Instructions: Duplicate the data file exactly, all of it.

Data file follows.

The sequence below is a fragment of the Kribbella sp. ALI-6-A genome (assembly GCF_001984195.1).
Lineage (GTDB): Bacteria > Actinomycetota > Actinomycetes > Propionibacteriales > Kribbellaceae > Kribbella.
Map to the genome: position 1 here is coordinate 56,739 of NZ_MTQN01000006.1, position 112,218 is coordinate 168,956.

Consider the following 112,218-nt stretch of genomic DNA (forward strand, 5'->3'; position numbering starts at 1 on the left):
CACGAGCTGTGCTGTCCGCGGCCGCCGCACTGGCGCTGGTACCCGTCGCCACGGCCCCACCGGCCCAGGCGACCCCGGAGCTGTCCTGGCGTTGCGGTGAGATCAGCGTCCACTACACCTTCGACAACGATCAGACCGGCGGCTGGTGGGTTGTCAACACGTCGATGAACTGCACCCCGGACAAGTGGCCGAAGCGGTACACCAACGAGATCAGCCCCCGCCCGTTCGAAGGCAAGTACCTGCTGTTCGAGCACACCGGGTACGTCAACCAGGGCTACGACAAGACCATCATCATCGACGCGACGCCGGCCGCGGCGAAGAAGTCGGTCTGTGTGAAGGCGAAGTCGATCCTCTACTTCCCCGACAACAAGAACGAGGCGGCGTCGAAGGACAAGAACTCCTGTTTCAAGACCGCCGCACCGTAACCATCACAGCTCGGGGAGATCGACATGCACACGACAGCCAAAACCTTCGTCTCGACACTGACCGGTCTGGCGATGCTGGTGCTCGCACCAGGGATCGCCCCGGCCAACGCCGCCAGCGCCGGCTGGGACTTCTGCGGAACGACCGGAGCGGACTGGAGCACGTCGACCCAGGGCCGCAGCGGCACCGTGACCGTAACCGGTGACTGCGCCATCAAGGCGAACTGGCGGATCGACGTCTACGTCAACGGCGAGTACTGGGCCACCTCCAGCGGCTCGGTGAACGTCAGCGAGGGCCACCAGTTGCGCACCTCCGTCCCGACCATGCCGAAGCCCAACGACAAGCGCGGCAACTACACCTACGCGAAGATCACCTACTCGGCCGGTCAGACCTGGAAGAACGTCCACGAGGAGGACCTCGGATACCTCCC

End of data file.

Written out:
The sequence below is a fragment of the Kribbella sp. ALI-6-A genome (assembly GCF_001984195.1).
Lineage (GTDB): Bacteria > Actinomycetota > Actinomycetes > Propionibacteriales > Kribbellaceae > Kribbella.
Map to the genome: position 1 here is coordinate 56,739 of NZ_MTQN01000006.1, position 112,218 is coordinate 168,956.

Consider the following 112,218-nt stretch of genomic DNA (forward strand, 5'->3'; position numbering starts at 1 on the left):
CACGAGCTGTGCTGTCCGCGGCCGCCGCACTGGCGCTGGTACCCGTCGCCACGGCCCCACCGGCCCAGGCGACCCCGGAGCTGTCCTGGCGTTGCGGTGAGATCAGCGTCCACTACACCTTCGACAACGATCAGACCGGCGGCTGGTGGGTTGTCAACACGTCGATGAACTGCACCCCGGACAAGTGGCCGAAGCGGTACACCAACGAGATCAGCCCCCGCCCGTTCGAAGGCAAGTACCTGCTGTTCGAGCACACCGGGTACGTCAACCAGGGCTACGACAAGACCATCATCATCGACGCGACGCCGGCCGCGGCGAAGAAGTCGGTCTGTGTGAAGGCGAAGTCGATCCTCTACTTCCCCGACAACAAGAACGAGGCGGCGTCGAAGGACAAGAACTCCTGTTTCAAGACCGCCGCACCGTAACCATCACAGCTCGGGGAGATCGACATGCACACGACAGCCAAAACCTTCGTCTCGACACTGACCGGTCTGGCGATGCTGGTGCTCGCACCAGGGATCGCCCCGGCCAACGCCGCCAGCGCCGGCTGGGACTTCTGCGGAACGACCGGAGCGGACTGGAGCACGTCGACCCAGGGCCGCAGCGGCACCGTGACCGTAACCGGTGACTGCGCCATCAAGGCGAACTGGCGGATCGACGTCTACGTCAACGGCGAGTACTGGGCCACCTCCAGCGGCTCGGTGAACGTCAGCGAGGGCCACCAGTTGCGCACCTCCGTCCCGACCATGCCGAAGCCCAACGACAAGCGCGGCAACTACACCTACGCGAAGATCACCTACTCGGCCGGTCAGACCTGGAAGAACGTCCACGAGGAGGACCTCGGATACCTCCC